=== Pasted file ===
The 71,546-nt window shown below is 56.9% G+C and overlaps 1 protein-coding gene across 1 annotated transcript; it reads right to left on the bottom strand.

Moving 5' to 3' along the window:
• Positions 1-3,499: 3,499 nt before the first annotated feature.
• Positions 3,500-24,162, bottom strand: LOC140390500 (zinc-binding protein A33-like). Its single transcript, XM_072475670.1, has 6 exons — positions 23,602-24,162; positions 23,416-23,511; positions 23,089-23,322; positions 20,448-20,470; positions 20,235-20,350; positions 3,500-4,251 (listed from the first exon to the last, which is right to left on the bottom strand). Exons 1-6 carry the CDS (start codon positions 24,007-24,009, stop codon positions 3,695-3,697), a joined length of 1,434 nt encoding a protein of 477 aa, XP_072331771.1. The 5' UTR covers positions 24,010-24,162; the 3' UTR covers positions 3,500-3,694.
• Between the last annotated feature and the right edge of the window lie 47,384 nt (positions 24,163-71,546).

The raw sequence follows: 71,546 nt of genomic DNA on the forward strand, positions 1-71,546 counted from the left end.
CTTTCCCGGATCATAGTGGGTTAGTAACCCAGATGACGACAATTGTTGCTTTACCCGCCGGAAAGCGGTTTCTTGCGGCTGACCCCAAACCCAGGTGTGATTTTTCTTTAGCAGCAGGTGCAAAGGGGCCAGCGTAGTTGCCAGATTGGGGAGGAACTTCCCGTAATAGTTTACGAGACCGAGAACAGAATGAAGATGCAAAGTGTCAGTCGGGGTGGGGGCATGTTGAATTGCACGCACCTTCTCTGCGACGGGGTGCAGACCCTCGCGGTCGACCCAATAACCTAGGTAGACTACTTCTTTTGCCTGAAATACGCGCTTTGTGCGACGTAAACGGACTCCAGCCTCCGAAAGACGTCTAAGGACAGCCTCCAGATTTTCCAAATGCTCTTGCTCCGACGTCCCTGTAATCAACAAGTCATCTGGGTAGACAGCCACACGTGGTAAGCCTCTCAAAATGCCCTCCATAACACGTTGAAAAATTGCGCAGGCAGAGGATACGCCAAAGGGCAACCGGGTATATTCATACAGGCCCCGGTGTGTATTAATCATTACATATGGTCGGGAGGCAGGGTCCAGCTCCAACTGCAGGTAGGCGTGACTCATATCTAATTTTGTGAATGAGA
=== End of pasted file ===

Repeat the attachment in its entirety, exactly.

The 71,546-nt window shown below is 56.9% G+C and overlaps 1 protein-coding gene across 1 annotated transcript; it reads right to left on the bottom strand.

Moving 5' to 3' along the window:
• Positions 1-3,499: 3,499 nt before the first annotated feature.
• Positions 3,500-24,162, bottom strand: LOC140390500 (zinc-binding protein A33-like). Its single transcript, XM_072475670.1, has 6 exons — positions 23,602-24,162; positions 23,416-23,511; positions 23,089-23,322; positions 20,448-20,470; positions 20,235-20,350; positions 3,500-4,251 (listed from the first exon to the last, which is right to left on the bottom strand). Exons 1-6 carry the CDS (start codon positions 24,007-24,009, stop codon positions 3,695-3,697), a joined length of 1,434 nt encoding a protein of 477 aa, XP_072331771.1. The 5' UTR covers positions 24,010-24,162; the 3' UTR covers positions 3,500-3,694.
• Between the last annotated feature and the right edge of the window lie 47,384 nt (positions 24,163-71,546).

The raw sequence follows: 71,546 nt of genomic DNA on the forward strand, positions 1-71,546 counted from the left end.
CTTTCCCGGATCATAGTGGGTTAGTAACCCAGATGACGACAATTGTTGCTTTACCCGCCGGAAAGCGGTTTCTTGCGGCTGACCCCAAACCCAGGTGTGATTTTTCTTTAGCAGCAGGTGCAAAGGGGCCAGCGTAGTTGCCAGATTGGGGAGGAACTTCCCGTAATAGTTTACGAGACCGAGAACAGAATGAAGATGCAAAGTGTCAGTCGGGGTGGGGGCATGTTGAATTGCACGCACCTTCTCTGCGACGGGGTGCAGACCCTCGCGGTCGACCCAATAACCTAGGTAGACTACTTCTTTTGCCTGAAATACGCGCTTTGTGCGACGTAAACGGACTCCAGCCTCCGAAAGACGTCTAAGGACAGCCTCCAGATTTTCCAAATGCTCTTGCTCCGACGTCCCTGTAATCAACAAGTCATCTGGGTAGACAGCCACACGTGGTAAGCCTCTCAAAATGCCCTCCATAACACGTTGAAAAATTGCGCAGGCAGAGGATACGCCAAAGGGCAACCGGGTATATTCATACAGGCCCCGGTGTGTATTAATCATTACATATGGTCGGGAGGCAGGGTCCAGCTCCAACTGCAGGTAGGCGTGACTCATATCTAATTTTGTGAATGAGA